How does this tie in with what you’re doing with sudden death syndrome?
 
We are [currently] performing genetic experiments, not proteomic experiments on sudden death syndrome. … We are performing genetic analysis of [players from] football clubs here in Spain in the first league division of soccer.
 
And in the next year, we are performing new protocols to try to detect differences in proteomics for people at high risk for sudden death syndrome and patients with no risk. We are preparing new protocols to detect in plasma some proteins and in blood cells such as leukocytes. Sudden death is many times provoked by a defect in genes and in proteins involved in ion channels … and we are thinking [that] leukocytes or platelets might be targets [for detecting] sudden death syndrome. Maybe we can perform new research, but actually [at the moment] it’s only an idea.
 
Do you suspect the biomarkers for sudden death syndrome will be very similar to the biomarkers you’re finding so far for myocardial infarction and ischemia?
 
It is difficult to say because sudden death syndrome is very specific to the myocardiocytes while in acute coronary syndrome, other cells — platelets and leukocytes — are involved. It is difficult for the early detection of sudden death, particularly in apparently healthy individuals. Currently, the classical cardiological clinical test to detect patients with cardiological pathologies associated with sudden death is by genetic study.
 
The problem is that in many cases, the morphological changes in the myocardium cannot be detected by the electrocardiogram or by the echocardiogram. The only way to detect disease associated with sudden death such as long QT, short QT, right ventricular arrhythmogenic dysplasia, Brugada syndrome, and hypertrophy myocardiopathy is by genetic study.
 
If you’re saying that sudden death syndrome is primarily a genetic disease, what role would proteomics have in expanding our understanding it?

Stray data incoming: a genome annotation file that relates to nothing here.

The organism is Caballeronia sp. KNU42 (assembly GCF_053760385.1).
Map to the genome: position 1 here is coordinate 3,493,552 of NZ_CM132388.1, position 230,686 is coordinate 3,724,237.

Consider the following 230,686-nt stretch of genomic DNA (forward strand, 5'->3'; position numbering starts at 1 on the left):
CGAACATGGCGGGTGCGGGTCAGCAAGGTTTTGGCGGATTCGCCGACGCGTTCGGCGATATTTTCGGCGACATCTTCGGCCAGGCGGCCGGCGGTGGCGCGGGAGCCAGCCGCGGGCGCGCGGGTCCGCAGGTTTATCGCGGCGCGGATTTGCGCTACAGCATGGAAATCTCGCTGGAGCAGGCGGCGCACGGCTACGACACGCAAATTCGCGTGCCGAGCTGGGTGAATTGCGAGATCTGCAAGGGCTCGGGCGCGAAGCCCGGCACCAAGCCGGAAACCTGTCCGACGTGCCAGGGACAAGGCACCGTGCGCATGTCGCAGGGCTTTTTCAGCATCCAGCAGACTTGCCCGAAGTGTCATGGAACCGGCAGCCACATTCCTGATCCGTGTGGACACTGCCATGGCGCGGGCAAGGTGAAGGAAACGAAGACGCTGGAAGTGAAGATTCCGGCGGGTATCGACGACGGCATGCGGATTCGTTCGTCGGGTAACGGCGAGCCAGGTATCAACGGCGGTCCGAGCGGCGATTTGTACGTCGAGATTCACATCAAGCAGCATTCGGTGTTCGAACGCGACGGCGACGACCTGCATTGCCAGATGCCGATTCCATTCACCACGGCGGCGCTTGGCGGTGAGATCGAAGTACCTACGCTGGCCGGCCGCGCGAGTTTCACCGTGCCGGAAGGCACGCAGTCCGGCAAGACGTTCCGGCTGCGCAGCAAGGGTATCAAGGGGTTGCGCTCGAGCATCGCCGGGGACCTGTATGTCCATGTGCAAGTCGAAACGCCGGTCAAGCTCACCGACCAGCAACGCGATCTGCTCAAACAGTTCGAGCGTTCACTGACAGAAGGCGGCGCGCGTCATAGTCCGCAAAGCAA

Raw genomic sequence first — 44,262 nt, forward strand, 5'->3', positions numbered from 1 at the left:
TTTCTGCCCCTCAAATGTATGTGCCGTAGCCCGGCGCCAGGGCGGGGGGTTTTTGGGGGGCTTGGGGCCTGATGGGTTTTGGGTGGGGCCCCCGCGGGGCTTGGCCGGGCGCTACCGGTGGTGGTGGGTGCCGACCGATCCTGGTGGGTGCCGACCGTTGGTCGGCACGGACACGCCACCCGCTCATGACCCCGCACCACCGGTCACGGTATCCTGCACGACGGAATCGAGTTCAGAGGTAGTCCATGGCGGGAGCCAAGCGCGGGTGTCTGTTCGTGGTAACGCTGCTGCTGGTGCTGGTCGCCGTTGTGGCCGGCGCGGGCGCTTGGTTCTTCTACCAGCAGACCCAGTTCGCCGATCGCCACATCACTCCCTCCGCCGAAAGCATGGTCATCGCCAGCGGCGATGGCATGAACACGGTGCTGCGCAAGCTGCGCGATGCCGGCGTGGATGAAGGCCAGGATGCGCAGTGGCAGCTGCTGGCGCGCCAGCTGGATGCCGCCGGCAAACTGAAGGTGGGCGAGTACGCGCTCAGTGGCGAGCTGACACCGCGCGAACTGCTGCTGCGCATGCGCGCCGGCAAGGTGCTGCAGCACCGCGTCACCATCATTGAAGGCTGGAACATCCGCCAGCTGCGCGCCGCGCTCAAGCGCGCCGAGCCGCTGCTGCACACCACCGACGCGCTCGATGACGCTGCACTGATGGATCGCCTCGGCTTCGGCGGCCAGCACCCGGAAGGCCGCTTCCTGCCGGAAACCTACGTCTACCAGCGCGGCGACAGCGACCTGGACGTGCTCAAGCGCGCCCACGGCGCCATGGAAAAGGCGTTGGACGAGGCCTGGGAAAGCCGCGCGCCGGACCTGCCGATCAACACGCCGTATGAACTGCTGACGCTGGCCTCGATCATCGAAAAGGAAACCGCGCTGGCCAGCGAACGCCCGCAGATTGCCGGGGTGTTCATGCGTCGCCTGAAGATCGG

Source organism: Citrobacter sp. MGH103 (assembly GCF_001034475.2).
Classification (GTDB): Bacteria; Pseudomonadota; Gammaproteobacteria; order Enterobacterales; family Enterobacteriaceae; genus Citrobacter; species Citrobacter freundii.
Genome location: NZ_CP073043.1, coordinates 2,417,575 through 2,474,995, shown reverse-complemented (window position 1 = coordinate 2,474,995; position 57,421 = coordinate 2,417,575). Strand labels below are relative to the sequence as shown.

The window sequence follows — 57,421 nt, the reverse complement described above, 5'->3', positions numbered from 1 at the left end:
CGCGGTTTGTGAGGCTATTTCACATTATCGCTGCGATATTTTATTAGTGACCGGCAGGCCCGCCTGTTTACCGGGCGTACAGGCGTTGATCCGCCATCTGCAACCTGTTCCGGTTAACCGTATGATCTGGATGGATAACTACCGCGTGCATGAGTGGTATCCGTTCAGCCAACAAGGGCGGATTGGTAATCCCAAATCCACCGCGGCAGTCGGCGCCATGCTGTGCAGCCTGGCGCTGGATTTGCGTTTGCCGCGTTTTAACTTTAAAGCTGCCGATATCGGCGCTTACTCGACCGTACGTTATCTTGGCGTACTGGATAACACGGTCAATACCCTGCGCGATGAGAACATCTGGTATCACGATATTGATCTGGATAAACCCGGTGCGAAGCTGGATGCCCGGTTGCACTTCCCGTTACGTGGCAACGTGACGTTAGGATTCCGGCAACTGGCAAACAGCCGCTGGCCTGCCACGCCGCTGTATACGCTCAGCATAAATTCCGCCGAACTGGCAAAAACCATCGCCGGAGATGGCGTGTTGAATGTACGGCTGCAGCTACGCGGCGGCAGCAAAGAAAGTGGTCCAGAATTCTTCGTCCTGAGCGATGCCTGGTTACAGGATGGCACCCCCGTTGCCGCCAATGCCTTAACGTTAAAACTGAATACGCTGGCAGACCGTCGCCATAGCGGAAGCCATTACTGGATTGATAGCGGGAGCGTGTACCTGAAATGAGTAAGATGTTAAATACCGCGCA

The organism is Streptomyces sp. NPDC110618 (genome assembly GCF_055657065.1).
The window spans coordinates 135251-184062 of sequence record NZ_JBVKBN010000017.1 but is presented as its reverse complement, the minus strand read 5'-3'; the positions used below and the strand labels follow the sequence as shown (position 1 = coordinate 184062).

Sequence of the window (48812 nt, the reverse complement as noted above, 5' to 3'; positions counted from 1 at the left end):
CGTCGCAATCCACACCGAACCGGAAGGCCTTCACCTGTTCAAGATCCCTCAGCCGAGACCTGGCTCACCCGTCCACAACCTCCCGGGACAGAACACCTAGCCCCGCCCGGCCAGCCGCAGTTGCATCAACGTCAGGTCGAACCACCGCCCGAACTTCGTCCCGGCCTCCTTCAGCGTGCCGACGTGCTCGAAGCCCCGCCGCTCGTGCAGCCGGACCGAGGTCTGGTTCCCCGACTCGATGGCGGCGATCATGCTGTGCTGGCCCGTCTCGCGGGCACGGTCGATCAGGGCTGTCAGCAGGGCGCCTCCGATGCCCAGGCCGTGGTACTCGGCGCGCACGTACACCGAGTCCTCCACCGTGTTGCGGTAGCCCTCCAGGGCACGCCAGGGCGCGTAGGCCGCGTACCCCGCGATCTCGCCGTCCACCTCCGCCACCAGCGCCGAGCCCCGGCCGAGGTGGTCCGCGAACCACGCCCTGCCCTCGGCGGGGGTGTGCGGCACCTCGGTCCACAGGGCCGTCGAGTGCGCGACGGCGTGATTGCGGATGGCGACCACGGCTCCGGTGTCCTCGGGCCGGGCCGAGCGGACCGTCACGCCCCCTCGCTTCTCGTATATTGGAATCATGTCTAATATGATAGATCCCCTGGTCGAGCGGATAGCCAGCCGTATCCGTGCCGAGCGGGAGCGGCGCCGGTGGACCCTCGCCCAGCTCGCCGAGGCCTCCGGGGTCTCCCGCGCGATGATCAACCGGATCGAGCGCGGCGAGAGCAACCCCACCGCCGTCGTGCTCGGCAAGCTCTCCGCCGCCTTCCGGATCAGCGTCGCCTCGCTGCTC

That is difficult to answer. Maybe in a specific pathology such as right ventricular arrhythmogenic dysplasia — in which specific areas with the right and in some cases also in the left ventricle myocardiocytes are substituted by fibro-fatty tissue [and] it is not well known the genesis of this substitution — proteomics may be a useful tool to know more in-depth such pathology associated with sudden death.
 
[With] proteomics we can detect changes in specific proteins. After that, we can develop a specific kit to analyze only these proteins … by antibodies or any other way … but we have to develop more pathways or mechanisms to detect the proteins.
 
[We may develop] an ELISA or a western blot … maybe a blood-based test.
 
What kind of interest have you received from the sporting world for your work?
 
The sporting world is a very interesting field [for such a test], not only for professional [athletes] but also the people who play sports [casually]. It would be interesting to know if they are at risk for sudden death syndrome or any other cardiologic pathology.
 
In this way the [control group of patients] is very important and probably preferred [to be those] at a young age. It is not well-known — the pathologies and molecular mechanisms involved in all these cardiologic pathologies.
 
For this it’s very important … to use new technologies like proteomics and also genetics to [learn] more about that.
 
Have any sporting organizations, for example the Fédération Internationale de Football Association [FIFA] expressed any interest in what you’re doing?
 
We are now performing genetic analysis [on players with] Atlético de Madrid, a very important football club in Spain. … Other organizations like FIFA could be interested in it.
 
Has FIFA contacted you about what you’re doing?
 
We have not been contacted about that …but maybe in the future, we will. We are [studying players from] two football clubs here in Spain.